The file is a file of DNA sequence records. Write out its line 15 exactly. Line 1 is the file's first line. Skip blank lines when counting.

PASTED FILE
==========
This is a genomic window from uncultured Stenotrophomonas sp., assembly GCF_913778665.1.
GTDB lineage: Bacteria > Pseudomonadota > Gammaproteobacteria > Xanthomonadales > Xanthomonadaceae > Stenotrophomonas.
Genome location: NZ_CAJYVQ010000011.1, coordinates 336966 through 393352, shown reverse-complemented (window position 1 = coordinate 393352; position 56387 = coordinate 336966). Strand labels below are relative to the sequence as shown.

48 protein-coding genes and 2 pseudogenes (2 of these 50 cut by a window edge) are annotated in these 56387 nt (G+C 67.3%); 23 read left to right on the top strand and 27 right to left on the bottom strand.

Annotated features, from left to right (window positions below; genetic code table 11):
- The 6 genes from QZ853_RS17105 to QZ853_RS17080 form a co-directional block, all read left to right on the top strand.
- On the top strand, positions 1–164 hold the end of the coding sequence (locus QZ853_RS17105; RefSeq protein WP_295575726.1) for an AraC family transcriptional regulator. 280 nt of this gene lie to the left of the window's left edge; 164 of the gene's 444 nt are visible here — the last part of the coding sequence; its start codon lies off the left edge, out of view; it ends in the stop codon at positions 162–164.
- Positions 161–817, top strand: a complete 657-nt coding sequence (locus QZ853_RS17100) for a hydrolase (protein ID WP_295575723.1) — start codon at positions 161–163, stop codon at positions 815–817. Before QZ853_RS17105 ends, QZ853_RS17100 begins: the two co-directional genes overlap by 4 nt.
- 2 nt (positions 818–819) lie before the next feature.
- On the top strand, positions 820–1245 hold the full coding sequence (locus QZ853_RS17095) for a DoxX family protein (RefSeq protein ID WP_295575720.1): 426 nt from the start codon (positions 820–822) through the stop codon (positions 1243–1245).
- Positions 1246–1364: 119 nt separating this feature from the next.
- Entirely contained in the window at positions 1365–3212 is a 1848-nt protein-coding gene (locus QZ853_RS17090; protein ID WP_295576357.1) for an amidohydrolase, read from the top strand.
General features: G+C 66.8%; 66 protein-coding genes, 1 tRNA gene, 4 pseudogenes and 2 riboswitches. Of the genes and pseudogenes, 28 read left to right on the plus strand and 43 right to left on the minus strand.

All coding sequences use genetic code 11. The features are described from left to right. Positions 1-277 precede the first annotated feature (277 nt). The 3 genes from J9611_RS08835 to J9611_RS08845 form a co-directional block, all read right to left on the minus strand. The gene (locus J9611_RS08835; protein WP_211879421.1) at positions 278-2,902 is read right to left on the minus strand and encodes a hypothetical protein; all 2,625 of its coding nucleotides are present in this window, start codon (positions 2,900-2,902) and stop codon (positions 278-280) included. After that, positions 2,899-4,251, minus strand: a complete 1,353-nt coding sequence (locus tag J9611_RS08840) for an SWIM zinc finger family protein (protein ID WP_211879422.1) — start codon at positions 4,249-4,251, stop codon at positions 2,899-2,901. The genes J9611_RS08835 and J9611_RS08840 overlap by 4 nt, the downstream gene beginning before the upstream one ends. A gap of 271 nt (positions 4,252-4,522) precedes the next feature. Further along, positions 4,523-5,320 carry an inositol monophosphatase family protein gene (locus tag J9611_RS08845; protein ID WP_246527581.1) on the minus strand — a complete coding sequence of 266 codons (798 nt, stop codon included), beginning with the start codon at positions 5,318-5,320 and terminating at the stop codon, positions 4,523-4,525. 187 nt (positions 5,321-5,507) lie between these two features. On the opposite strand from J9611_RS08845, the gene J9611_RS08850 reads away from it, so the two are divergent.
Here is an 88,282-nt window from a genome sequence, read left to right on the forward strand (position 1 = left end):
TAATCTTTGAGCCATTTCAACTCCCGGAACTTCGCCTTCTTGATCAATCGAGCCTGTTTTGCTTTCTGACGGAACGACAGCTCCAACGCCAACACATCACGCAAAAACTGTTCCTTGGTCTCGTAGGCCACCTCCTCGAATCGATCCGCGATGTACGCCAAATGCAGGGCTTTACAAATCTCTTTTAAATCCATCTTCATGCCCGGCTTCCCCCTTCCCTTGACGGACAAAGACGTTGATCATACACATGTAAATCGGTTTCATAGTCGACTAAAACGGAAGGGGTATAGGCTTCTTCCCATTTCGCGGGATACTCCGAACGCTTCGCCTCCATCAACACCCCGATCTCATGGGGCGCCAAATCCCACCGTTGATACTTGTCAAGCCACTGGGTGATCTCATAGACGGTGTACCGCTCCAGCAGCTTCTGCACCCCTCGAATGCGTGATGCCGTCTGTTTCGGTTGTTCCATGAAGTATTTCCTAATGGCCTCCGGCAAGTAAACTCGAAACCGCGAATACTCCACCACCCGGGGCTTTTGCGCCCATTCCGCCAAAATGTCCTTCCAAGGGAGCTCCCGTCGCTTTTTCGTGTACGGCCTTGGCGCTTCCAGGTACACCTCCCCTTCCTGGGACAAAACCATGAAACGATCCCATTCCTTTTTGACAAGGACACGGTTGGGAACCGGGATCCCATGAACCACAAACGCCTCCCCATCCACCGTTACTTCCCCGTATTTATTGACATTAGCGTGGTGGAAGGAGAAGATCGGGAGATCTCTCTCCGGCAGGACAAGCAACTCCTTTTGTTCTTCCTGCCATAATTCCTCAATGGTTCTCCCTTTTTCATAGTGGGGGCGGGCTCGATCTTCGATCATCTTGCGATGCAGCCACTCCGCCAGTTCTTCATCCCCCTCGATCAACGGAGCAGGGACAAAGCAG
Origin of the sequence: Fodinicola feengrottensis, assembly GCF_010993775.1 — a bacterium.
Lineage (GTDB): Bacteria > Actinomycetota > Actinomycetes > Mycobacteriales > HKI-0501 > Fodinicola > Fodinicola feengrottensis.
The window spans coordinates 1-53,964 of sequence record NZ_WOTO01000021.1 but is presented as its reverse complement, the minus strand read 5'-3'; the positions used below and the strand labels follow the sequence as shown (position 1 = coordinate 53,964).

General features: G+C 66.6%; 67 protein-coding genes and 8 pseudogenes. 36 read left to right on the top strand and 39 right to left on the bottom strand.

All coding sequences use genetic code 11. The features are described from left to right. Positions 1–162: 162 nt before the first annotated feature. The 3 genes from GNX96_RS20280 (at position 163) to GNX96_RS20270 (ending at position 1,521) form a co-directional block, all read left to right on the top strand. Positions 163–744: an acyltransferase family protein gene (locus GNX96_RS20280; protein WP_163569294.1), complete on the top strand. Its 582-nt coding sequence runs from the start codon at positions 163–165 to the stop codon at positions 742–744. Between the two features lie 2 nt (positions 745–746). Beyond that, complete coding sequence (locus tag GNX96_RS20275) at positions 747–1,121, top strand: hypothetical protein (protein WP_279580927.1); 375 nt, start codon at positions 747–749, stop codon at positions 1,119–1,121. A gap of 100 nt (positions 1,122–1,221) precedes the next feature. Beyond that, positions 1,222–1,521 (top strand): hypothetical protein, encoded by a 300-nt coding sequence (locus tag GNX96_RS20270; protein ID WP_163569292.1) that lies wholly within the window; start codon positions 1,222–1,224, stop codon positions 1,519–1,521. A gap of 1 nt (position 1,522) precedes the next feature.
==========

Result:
Here is an 88,282-nt window from a genome sequence, read left to right on the forward strand (position 1 = left end):